Music Monday: Jasper James of “In My Coma”

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Today, we’re jumping up and down and shrieking like teenage girls because we have the immensely popular Jasper James of the band “In My Coma” here to talk to you! If you haven’t heard of them, I promise that you’ll be buzzing about this band soon. Yes, they are THAT good. So here’s the blueprint: Jasper James on vocals and guitar, LauraDoll on bass and vocals, Mike Paterson on drums and percussion. What does this create? A symbiotic trio of musicians producing an amazing blend of alternative rock and Brit-Pop. Sit back, and feast your eyes on the videos, your ears on the music and your minds on Jasper James of “In My Coma”.

What is your name?

Jasper James (band: In My Coma)


Describe your music style to our readers.

I was born in England and moved to southern Ontario when I was about 3 years old, but I grew up with English folks and even my grade school teacher was British, so I was surrounded by the accent and culture. I grew up listening to Depeche Mode, Pet Shop Boys and loads more British pop bands that my mum had blasting out our car speakers. My dad was more rock and roll though and so his love of the Beatles and the Stones came out loud and clear. And I grew up in North America during the nineties, so grunge hit me like a tonne of bricks and I loved it. So, what do you get when you combine Brit Pop and Alternative Rock? Briternative. Maybe it sounds cheesy, but I think it’s a good description of our sound and I think it’s an odd combination that’s not too common.

How and why did you become a musician? Are you full-time?

For as long as I can remember, I have been drawn to music and the different instruments used to create music. It simply catches my attention like nothing else can. The band plays full-time. We rehearse three times a week and practice new material when we’re not on tour.

What inspires you?

I’m inspired by creativity. I don’t care what the genre. Personally, I like to paint pictures or define emotions with the songs. I don’t mention the words “losing” or “sleep” in our song “Losing Sleep,” but the lyrics still give you that sense of insomnia. Ideas for songs come in different ways. I like to challenge myself as much as possible. I’ll write a song on my acoustic one night. I’ll write on my electric another night. Other times I’ll write something electronic on the computer or lay something down with the keyboard. It’s important to experiment and test your own abilities. I’ve written entire songs with only FL Studio on my old PC and in fact, we used some of those drum samples in our song “Friendly Fire.” When recording that song for the album, I challenged myself not to use a single electric guitar and low and behold, it’s the opening track on our album. Music inspires me when it’s done for the right reasons.

Describe a typical day.

Breakfast, lunch, dinner, exercise. Rehearsals typically last 2-3 hours and writing sessions usually last longer.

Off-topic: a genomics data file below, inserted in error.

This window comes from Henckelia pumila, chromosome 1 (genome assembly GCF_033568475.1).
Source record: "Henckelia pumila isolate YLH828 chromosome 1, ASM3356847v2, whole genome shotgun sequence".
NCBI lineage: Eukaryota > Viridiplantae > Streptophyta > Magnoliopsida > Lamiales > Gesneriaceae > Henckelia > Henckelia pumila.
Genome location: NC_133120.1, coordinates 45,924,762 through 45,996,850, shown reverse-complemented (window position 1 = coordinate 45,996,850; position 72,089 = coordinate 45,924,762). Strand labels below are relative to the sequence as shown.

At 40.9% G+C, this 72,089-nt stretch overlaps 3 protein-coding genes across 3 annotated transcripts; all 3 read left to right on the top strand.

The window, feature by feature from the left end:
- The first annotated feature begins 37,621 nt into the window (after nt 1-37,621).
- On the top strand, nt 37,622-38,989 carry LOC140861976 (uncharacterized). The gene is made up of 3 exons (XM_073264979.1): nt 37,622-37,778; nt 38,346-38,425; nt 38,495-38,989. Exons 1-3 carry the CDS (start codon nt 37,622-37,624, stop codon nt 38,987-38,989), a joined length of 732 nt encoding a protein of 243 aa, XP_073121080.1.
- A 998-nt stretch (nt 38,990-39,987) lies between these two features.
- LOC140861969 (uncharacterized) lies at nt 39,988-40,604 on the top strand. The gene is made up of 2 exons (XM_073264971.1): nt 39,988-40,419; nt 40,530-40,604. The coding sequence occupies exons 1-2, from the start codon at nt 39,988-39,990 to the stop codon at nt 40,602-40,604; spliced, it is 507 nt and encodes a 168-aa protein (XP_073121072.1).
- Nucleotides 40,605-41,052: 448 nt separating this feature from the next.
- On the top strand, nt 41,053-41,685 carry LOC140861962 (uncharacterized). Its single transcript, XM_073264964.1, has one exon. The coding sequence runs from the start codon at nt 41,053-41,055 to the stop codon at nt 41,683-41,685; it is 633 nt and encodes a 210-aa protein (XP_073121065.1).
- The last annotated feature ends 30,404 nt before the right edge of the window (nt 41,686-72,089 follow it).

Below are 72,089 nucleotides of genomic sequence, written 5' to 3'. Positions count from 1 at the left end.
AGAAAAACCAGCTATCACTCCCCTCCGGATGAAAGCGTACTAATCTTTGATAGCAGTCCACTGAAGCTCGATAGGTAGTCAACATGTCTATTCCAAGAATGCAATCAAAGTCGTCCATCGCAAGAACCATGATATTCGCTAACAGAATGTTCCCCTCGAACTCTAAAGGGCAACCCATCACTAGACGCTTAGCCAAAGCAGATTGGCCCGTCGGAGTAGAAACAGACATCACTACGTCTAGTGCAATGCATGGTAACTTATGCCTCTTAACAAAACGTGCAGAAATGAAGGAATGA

What are your fondest musical memories?

I’ll say one thing about each member: I’ve never been a fan of sweet treats or chocolate. I’ve never eaten a Mars bar. I’ve never eaten Skittles. There are so many candies I’ve never eaten because for some reason they don’t appeal to me. But, I am a huge cereal fan and when I say cereal, I mean kids’ cereals like Frosted Flakes and Fruit Loops. LauraDoll laughs more than anyone on the planet. And her laugh always changes. She has an array of different laugh sounds that can come out at any moment. Mike and I get a real kick out of it too and her laugh often spawns more laughter from us. Mike makes weird noises when he drums. He has this sort of upwards moving moan that happens sometimes when he’s drumming. I’m exaggerating of course, but for example, when we were tracking drums for the album, the studio engineers heard an odd sound in one of the takes and were completely puzzled by it. They were wondering what microphone was faulty. Laura and I knew that it was Mike’s grunt noise and we just laughed on the studio couch for about 2 minutes or so while the engineers tried to figure out what the hell the sound was.

What advice would you give to other musicians?

Hindsight is 20/20 and you have to move on. You’re going to make mistakes, but the important thing is to try. When I first started playing, I messed up so many aspects of the live show. I didn’t play with a tuner and so I would attempt to tune on stage, etc. It’s a maturing process and it takes time to be good at something as a group. You have to build chemistry when you’re in a band. My first piece of advice is for all guitarists and bassists: If you haven’t already, buy a silent tuner for the stage. You’ll be amazed at the difference that makes. But as far as the mistakes we’ve made, I wouldn’t change anything.

Connect with In My Coma 

We’re all over social media. There’s also a contact section on our website. Here are the sites:






Our debut album, “Magnets & Miracles” is a wall of sound and a collection of a fairly diverse array of songs. We fluctuate from electronic elements to rock elements to pop elements, both between songs and within songs. The lyrical content is pretty dark, but there’s an underlying sense of hope. Our song “Dreamers” embodies the theme of the album pretty well and the main line of the chorus of that song is “I know the world can make the dreamers fade away. I wish that we could bring them back just for a day.” We didn’t hold back on this album either. We knew it didn’t make sense to release 15 tracks all at once, but we wanted to get ourselves out there in a big way. We’re really proud of the album.  And now, we’re working on our follow up and I’m very excited about the songs we have so far.

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